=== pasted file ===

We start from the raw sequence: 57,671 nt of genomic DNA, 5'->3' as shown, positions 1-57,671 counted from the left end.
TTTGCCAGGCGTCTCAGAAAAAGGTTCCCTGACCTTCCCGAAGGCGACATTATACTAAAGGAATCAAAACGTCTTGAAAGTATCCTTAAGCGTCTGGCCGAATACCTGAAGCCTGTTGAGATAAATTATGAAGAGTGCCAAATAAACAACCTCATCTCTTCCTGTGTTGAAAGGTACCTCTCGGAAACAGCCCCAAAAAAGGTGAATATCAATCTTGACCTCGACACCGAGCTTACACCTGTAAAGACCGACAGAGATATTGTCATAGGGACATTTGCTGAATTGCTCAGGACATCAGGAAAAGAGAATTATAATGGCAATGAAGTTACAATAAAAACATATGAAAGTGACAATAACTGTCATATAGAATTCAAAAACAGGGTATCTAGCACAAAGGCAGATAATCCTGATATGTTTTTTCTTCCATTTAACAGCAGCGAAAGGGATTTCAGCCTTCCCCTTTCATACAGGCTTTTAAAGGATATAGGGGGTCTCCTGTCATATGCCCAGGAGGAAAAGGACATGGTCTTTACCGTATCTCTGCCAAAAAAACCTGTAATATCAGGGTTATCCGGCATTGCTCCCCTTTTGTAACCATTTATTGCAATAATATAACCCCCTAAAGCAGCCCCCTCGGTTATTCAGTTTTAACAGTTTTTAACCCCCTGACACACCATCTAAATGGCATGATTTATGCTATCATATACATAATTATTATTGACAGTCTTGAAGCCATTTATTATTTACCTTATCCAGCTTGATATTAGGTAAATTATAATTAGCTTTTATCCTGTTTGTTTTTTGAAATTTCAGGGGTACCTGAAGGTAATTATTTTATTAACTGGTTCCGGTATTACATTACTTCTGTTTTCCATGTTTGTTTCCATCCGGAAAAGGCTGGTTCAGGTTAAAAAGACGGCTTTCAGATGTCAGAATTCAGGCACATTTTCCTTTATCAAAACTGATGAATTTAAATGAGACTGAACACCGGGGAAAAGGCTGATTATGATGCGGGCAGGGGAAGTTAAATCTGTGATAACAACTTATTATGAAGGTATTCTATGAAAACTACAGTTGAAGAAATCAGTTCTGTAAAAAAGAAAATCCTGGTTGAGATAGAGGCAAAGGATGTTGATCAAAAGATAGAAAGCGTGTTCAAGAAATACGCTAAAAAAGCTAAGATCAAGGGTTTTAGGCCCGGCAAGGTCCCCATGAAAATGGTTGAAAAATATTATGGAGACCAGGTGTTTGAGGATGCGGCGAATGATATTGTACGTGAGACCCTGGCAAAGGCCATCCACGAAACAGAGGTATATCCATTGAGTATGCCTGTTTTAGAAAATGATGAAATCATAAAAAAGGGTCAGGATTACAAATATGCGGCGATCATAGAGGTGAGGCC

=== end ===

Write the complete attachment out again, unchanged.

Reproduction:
We start from the raw sequence: 57,671 nt of genomic DNA, 5'->3' as shown, positions 1-57,671 counted from the left end.
TTTGCCAGGCGTCTCAGAAAAAGGTTCCCTGACCTTCCCGAAGGCGACATTATACTAAAGGAATCAAAACGTCTTGAAAGTATCCTTAAGCGTCTGGCCGAATACCTGAAGCCTGTTGAGATAAATTATGAAGAGTGCCAAATAAACAACCTCATCTCTTCCTGTGTTGAAAGGTACCTCTCGGAAACAGCCCCAAAAAAGGTGAATATCAATCTTGACCTCGACACCGAGCTTACACCTGTAAAGACCGACAGAGATATTGTCATAGGGACATTTGCTGAATTGCTCAGGACATCAGGAAAAGAGAATTATAATGGCAATGAAGTTACAATAAAAACATATGAAAGTGACAATAACTGTCATATAGAATTCAAAAACAGGGTATCTAGCACAAAGGCAGATAATCCTGATATGTTTTTTCTTCCATTTAACAGCAGCGAAAGGGATTTCAGCCTTCCCCTTTCATACAGGCTTTTAAAGGATATAGGGGGTCTCCTGTCATATGCCCAGGAGGAAAAGGACATGGTCTTTACCGTATCTCTGCCAAAAAAACCTGTAATATCAGGGTTATCCGGCATTGCTCCCCTTTTGTAACCATTTATTGCAATAATATAACCCCCTAAAGCAGCCCCCTCGGTTATTCAGTTTTAACAGTTTTTAACCCCCTGACACACCATCTAAATGGCATGATTTATGCTATCATATACATAATTATTATTGACAGTCTTGAAGCCATTTATTATTTACCTTATCCAGCTTGATATTAGGTAAATTATAATTAGCTTTTATCCTGTTTGTTTTTTGAAATTTCAGGGGTACCTGAAGGTAATTATTTTATTAACTGGTTCCGGTATTACATTACTTCTGTTTTCCATGTTTGTTTCCATCCGGAAAAGGCTGGTTCAGGTTAAAAAGACGGCTTTCAGATGTCAGAATTCAGGCACATTTTCCTTTATCAAAACTGATGAATTTAAATGAGACTGAACACCGGGGAAAAGGCTGATTATGATGCGGGCAGGGGAAGTTAAATCTGTGATAACAACTTATTATGAAGGTATTCTATGAAAACTACAGTTGAAGAAATCAGTTCTGTAAAAAAGAAAATCCTGGTTGAGATAGAGGCAAAGGATGTTGATCAAAAGATAGAAAGCGTGTTCAAGAAATACGCTAAAAAAGCTAAGATCAAGGGTTTTAGGCCCGGCAAGGTCCCCATGAAAATGGTTGAAAAATATTATGGAGACCAGGTGTTTGAGGATGCGGCGAATGATATTGTACGTGAGACCCTGGCAAAGGCCATCCACGAAACAGAGGTATATCCATTGAGTATGCCTGTTTTAGAAAATGATGAAATCATAAAAAAGGGTCAGGATTACAAATATGCGGCGATCATAGAGGTGAGGCC